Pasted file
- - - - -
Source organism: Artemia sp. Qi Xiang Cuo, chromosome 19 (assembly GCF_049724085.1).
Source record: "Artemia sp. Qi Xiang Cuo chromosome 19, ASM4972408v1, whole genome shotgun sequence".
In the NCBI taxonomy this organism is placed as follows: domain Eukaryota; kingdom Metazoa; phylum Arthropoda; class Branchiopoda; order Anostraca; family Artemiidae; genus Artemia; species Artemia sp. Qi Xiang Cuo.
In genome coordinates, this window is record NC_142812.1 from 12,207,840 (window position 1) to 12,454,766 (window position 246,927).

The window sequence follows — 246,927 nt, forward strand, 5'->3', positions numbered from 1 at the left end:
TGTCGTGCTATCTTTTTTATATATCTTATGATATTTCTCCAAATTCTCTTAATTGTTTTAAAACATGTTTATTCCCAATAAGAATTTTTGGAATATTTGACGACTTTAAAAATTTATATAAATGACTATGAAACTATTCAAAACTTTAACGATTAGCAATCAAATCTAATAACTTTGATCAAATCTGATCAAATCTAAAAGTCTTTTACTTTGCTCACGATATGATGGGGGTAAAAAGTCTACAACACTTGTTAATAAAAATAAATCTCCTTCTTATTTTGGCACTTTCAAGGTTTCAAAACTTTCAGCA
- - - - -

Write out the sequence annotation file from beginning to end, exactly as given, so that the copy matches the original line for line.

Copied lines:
Source organism: Artemia sp. Qi Xiang Cuo, chromosome 19 (assembly GCF_049724085.1).
Source record: "Artemia sp. Qi Xiang Cuo chromosome 19, ASM4972408v1, whole genome shotgun sequence".
In the NCBI taxonomy this organism is placed as follows: domain Eukaryota; kingdom Metazoa; phylum Arthropoda; class Branchiopoda; order Anostraca; family Artemiidae; genus Artemia; species Artemia sp. Qi Xiang Cuo.
In genome coordinates, this window is record NC_142812.1 from 12,207,840 (window position 1) to 12,454,766 (window position 246,927).

The window sequence follows — 246,927 nt, forward strand, 5'->3', positions numbered from 1 at the left end:
TGTCGTGCTATCTTTTTTATATATCTTATGATATTTCTCCAAATTCTCTTAATTGTTTTAAAACATGTTTATTCCCAATAAGAATTTTTGGAATATTTGACGACTTTAAAAATTTATATAAATGACTATGAAACTATTCAAAACTTTAACGATTAGCAATCAAATCTAATAACTTTGATCAAATCTGATCAAATCTAAAAGTCTTTTACTTTGCTCACGATATGATGGGGGTAAAAAGTCTACAACACTTGTTAATAAAAATAAATCTCCTTCTTATTTTGGCACTTTCAAGGTTTCAAAACTTTCAGCA